Regards,
    Cathy2

    "You'll be remembered long after you're dead if you make good gravy, mashed potatoes and biscuits." -- Nathalie Dupree
    Facebook, Twitter, Greater Midwest Foodways, Road Food 2012: Podcast
  • Post #78 - August 22nd, 2008, 9:13 am
    Post #78 - August 22nd, 2008, 9:13 am Post #78 - August 22nd, 2008, 9:13 am
    Cathy2 wrote:Years ago, I kept suggesting to the DNR to have a class on dressing animals.

    That was a good suggestion, and they should have listened to you. I have a feeling that if I attempted to do it, it would give whole new meaning to the phrase "fry up a mess of vittles."
  • Post #79 - August 22nd, 2008, 9:24 am
    Post #79 - August 22nd, 2008, 9:24 am Post #79 - August 22nd, 2008, 9:24 am
    C2, if I hit a deer, you'll be my first call :D!

    I can't imagine that eviscerating a deer is all that different from a fish, just bigger - near as I can figure, everything is conveniently packaged in the belly and chest cavity. After all, these organs' job in life is to keep all the viscera separate from muscle tissue, anyway. It's also probably the one and only shot you get at butchering something yourself, though I'd hate the idea of ruining venison the way I've ruined fish.
  • Post #80 - August 22nd, 2008, 1:00 pm
    Post #80 - August 22nd, 2008, 1:00 pm Post #80 - August 22nd, 2008, 1:00 pm
    While I have never field-dressed a road-killed deer, I have hunted them with success for about 30 years now and have field-dressed probably 25 deer all told. I imagine the condition of a road-killed deer could be similar to a gut-shot deer, something most hunters try very yard to avoid for both humane and sanitary reasons. However, all is not lost in either case.

    One may remove the entire viscera "in one piece," in a manner of speaking, with care and practice but if the animal was struck broadside there is probably going to be a lot of internal damage. That being said, getting the animal opened up and cooling off ASAP is the first priority. Once the viscera is removed, use a garden hose to thoroughly rinse the body cavity and prop it open with a stick or dowel of suitable size and strength. If you have access to a walk-in cooler it is a good idea to age the meat for a few days before processing. If you are processing yourself, simply remove any meat that looks suspect. A professional processor will do that anyway.

    I'm downstate and we don't (yet) have to worry about CWD (chronic wasting disease) but there are a few counties in northern Illinois where it's an issue.

    Davooda
    Life is a garden, Dude - DIG IT!
    -- anonymous Colorado snowboarder whizzing past me March 2010
  • Post #81 - September 24th, 2008, 12:10 pm
    Post #81 - September 24th, 2008, 12:10 pm Post #81 - September 24th, 2008, 12:10 pm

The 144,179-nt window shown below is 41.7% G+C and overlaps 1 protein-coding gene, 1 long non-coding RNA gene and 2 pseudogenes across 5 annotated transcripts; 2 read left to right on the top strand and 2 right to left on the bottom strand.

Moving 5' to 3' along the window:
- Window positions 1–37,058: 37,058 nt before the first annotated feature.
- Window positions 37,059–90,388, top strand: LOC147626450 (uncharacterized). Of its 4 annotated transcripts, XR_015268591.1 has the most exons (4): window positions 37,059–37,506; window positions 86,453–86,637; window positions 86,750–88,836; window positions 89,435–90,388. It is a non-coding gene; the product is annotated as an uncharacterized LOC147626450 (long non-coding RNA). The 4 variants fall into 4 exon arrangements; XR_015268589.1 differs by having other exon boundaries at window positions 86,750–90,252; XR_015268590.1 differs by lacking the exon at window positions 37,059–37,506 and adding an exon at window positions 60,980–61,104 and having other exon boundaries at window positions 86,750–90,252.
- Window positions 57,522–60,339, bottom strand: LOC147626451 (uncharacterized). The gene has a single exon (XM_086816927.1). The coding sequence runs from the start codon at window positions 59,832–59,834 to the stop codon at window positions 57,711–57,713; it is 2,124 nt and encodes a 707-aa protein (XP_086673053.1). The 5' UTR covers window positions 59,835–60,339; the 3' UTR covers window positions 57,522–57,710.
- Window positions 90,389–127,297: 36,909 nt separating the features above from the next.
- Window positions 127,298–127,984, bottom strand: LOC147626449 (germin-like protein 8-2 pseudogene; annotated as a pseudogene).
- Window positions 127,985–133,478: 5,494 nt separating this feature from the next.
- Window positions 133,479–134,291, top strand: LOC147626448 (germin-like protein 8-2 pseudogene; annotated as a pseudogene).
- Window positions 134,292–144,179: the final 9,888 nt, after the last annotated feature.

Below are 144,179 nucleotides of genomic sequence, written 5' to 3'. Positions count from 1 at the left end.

I haven't had a fresh beet until today. Boy, are they bland.
    I want to have a good body, but not as much as I want dessert. ~ Jason Love

    There is no pie in Nighthawks, which is why it's such a desolate image. ~ Happy Stomach

    I write fiction. You can find me—and some stories—on Facebook, Twitter and my website.
  • Post #82 - September 24th, 2008, 4:20 pm
    Post #82 - September 24th, 2008, 4:20 pm Post #82 - September 24th, 2008, 4:20 pm
    Pie Lady wrote:I haven't had a fresh beet until today. Boy, are they bland.


    Give them another try, and buy them from a different source or buy a different variety. Last week I bought a bunch of red beets at Treasure Island and the next day bought what I call candy-cane beets (pink & white striped) at Whole Foods. I made my favorite roast beet salad and was amazed at the difference in flavors between the two (which I often combine in salads). The red beets were the blandest beets I've had in ages, whereas the candy canes were terrifically flavorful. If I'd only had reds in there, I probably could have adjusted the seasoning enough to make it palatable, but because I'd combined them, the candy canes would have been overseasoned.
  • Post #83 - September 25th, 2008, 6:35 am
    Post #83 - September 25th, 2008, 6:35 am Post #83 - September 25th, 2008, 6:35 am
    I did just try them plain, then in a salad with poppyseed dressing. But now I know they're NOT hideous - just the pickled ones turn me off - so I'll put them in a lot more dishes. Thanks for the tips!
    I want to have a good body, but not as much as I want dessert. ~ Jason Love

    There is no pie in Nighthawks, which is why it's such a desolate image. ~ Happy Stomach

    I write fiction. You can find me—and some stories—on Facebook, Twitter and my website.
  • Post #84 - September 29th, 2008, 1:41 pm
    Post #84 - September 29th, 2008, 1:41 pm Post #84 - September 29th, 2008, 1:41 pm
    I've never had a milkshake.


    Say what? Okay go out today and get yourself one, you have NO idea what you are missing.
  • Post #85 - September 30th, 2008, 9:15 am
    Post #85 - September 30th, 2008, 9:15 am Post #85 - September 30th, 2008, 9:15 am
    Shaggywillis wrote:
    I've never had a milkshake.


    Say what? Okay go out today and get yourself one, you have NO idea what you are missing.


    I agree! It's a necessary rite of passage! Although the malt is the shake's superior brother. You've had a malt...right?
    I want to have a good body, but not as much as I want dessert. ~ Jason Love

    There is no pie in Nighthawks, which is why it's such a desolate image. ~ Happy Stomach

    I write fiction. You can find me—and some stories—on Facebook, Twitter and my website.
  • Post #86 - September 30th, 2008, 10:32 am
    Post #86 - September 30th, 2008, 10:32 am Post #86 - September 30th, 2008, 10:32 am
    hmmm vanilla malts